By John Mark Boes
My heart truly aches for those who are suffering in Charlottesville. I am sure that the fear experienced on the night of August 11 and the morning/early afternoon of August 12th was, at times, paralyzing if not completely demoralizing. My head is beyond angry. Surely the white nationalist protesters understand the hurt their actions and racism are causing! There must be a better way.
If the Gospel preaches good news, where is the good news for Charlottesville? At first glance, the situation that gripped Charlottesville August 11-12 was rife with fear. The images that were being disseminated on social media alone proved that. I was separated from Charlottesville by some 500 miles. Yet, I was nearly dumbfounded by the level of fear that I had just by observing a few pictures and the terror that I witnessed.
However, there is hope to be found in Charlottesville; the Good News is, in fact, present. While the white nationalist protests were occurring, clergy along with other community organizers were gathering. Their sheer presence was enough for me to remember that even in the darkest of hours, God’s abundant, just presence is with us.
I was reminded that God always shows up. I was reminded that God stands on the side of justice, grace, and mercy. I was reminded of the words of Amos 5 where justice will “roll down like waters, and righteousness like an everflowing stream” (Amos 5: 24 NRSV). I was reminded that God stands mightily with the oppressed and the marginalized. I was reminded of the prophets who boldly proclaimed truth to power. But, most of all, I was reminded that, as Christians, we are called to stand in solidarity with those left powerless, those who are sent straight to the margins of our society, and with those who have a different skin color from us.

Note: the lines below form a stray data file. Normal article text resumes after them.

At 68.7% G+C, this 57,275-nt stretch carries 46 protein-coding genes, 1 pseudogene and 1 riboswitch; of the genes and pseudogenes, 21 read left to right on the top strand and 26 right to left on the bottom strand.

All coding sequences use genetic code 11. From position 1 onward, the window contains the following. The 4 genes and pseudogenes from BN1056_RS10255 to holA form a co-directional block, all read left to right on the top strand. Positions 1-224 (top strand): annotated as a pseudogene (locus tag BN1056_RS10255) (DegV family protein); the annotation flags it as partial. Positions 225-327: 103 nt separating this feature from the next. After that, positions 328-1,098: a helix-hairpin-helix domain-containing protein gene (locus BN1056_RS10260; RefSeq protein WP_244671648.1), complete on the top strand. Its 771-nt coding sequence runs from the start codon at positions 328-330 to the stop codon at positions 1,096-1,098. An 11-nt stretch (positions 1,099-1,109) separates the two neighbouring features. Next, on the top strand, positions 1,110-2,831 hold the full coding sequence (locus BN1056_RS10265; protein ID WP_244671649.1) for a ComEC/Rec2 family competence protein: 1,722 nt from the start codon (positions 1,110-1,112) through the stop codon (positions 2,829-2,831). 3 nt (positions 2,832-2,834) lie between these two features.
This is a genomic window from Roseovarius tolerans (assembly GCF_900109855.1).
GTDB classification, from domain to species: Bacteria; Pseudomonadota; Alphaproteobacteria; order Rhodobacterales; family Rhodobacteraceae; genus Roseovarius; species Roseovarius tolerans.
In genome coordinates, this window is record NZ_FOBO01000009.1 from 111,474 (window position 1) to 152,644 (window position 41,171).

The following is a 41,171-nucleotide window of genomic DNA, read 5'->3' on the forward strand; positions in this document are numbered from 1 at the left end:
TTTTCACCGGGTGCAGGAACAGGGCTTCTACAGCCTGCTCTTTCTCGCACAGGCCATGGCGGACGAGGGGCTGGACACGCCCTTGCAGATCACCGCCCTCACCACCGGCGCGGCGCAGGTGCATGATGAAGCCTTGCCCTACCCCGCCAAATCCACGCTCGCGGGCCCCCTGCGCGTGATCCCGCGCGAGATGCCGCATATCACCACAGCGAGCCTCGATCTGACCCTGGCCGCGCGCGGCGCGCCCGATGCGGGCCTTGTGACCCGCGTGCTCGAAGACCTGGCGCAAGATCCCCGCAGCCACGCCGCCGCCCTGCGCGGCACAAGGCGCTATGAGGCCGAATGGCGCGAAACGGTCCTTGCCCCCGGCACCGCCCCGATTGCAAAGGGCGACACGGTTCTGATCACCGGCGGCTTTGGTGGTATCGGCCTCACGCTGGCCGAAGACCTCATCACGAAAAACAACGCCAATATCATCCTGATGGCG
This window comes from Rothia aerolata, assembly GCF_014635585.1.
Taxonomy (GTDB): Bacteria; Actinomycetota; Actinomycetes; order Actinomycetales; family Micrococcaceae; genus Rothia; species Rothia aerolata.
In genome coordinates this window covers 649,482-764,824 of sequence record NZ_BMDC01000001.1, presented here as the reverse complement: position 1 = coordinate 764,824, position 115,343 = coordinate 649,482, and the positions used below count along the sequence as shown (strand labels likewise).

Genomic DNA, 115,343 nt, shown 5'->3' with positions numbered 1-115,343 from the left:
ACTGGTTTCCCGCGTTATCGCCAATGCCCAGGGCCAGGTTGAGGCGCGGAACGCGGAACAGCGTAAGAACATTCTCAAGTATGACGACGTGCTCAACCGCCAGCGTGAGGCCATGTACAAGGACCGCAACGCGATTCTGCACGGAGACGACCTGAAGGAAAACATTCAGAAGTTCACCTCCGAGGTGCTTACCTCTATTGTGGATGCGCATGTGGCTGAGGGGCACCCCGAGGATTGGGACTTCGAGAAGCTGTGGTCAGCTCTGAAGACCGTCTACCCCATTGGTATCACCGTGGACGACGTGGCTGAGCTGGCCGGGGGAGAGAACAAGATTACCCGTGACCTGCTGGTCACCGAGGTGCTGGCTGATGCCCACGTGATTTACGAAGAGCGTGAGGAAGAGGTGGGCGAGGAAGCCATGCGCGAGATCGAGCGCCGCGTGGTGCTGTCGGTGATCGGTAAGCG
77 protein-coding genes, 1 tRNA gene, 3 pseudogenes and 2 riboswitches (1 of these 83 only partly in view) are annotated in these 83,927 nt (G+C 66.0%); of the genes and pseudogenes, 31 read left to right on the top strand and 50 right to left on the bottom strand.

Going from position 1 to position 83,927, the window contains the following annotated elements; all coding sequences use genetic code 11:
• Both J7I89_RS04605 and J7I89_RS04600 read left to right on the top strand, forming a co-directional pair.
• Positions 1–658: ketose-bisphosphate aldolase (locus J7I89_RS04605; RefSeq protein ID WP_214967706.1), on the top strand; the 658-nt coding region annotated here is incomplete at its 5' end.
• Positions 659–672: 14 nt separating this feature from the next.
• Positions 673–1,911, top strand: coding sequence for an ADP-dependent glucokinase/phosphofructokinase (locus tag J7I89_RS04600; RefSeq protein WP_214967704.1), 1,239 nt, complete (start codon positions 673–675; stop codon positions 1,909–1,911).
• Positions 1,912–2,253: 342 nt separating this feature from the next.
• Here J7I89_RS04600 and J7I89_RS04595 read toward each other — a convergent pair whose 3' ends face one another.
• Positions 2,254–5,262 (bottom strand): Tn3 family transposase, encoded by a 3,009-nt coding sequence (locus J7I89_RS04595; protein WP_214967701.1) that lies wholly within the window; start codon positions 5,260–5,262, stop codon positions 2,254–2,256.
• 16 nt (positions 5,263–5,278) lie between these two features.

The biblical witness is hard evidence of this notion. The persistence of the counter protesters in Charlottesville is hard evidence of this notion. Yet, the effort to eradicate racism cannot and should not end with the narrative in Charlottesville. Our churches must become bastions of light that radically proclaim God’s love to oppressed people. Our actions must boldly emphasize Christ’s liberative crucifixion and resurrection. Hate must be combated with love; moreover, we must seek to love even those whose actions are abhorrent.
Ultimately, our words and our actions must condemn racism as wholly separate from the will of God. My prayer for Charlottesville and for our world is that we will continue to partner and cooperate in renewing God’s creation. May God’s justice remind us to be fearless in the face of fear. May we stand as God’s people in the face of injustice and confront it lovingly and fearlessly.
John Mark Boes serves as Partnerships and Advocacy Specialist for the Cooperative Baptist Fellowship. He is a recent graduate of Candler School of Theology at Emory University.